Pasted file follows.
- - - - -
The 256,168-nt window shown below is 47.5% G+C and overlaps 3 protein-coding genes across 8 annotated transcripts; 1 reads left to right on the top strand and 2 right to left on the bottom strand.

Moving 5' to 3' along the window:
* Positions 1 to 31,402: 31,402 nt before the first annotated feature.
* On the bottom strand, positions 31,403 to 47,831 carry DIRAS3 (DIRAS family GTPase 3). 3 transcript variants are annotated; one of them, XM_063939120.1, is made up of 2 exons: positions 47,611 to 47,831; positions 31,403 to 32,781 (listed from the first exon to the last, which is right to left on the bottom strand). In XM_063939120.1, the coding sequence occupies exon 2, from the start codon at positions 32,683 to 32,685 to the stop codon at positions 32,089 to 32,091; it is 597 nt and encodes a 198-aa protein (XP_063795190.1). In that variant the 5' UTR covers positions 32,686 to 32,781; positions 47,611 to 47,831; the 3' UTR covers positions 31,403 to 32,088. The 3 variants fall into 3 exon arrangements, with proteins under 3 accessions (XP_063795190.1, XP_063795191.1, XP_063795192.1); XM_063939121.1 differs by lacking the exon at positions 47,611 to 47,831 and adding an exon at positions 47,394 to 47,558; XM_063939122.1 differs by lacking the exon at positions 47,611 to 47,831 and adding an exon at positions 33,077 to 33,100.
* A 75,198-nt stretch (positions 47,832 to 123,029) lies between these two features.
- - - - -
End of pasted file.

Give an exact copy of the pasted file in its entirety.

The 256,168-nt window shown below is 47.5% G+C and overlaps 3 protein-coding genes across 8 annotated transcripts; 1 reads left to right on the top strand and 2 right to left on the bottom strand.

Moving 5' to 3' along the window:
* Positions 1 to 31,402: 31,402 nt before the first annotated feature.
* On the bottom strand, positions 31,403 to 47,831 carry DIRAS3 (DIRAS family GTPase 3). 3 transcript variants are annotated; one of them, XM_063939120.1, is made up of 2 exons: positions 47,611 to 47,831; positions 31,403 to 32,781 (listed from the first exon to the last, which is right to left on the bottom strand). In XM_063939120.1, the coding sequence occupies exon 2, from the start codon at positions 32,683 to 32,685 to the stop codon at positions 32,089 to 32,091; it is 597 nt and encodes a 198-aa protein (XP_063795190.1). In that variant the 5' UTR covers positions 32,686 to 32,781; positions 47,611 to 47,831; the 3' UTR covers positions 31,403 to 32,088. The 3 variants fall into 3 exon arrangements, with proteins under 3 accessions (XP_063795190.1, XP_063795191.1, XP_063795192.1); XM_063939121.1 differs by lacking the exon at positions 47,611 to 47,831 and adding an exon at positions 47,394 to 47,558; XM_063939122.1 differs by lacking the exon at positions 47,611 to 47,831 and adding an exon at positions 33,077 to 33,100.
* A 75,198-nt stretch (positions 47,832 to 123,029) lies between these two features.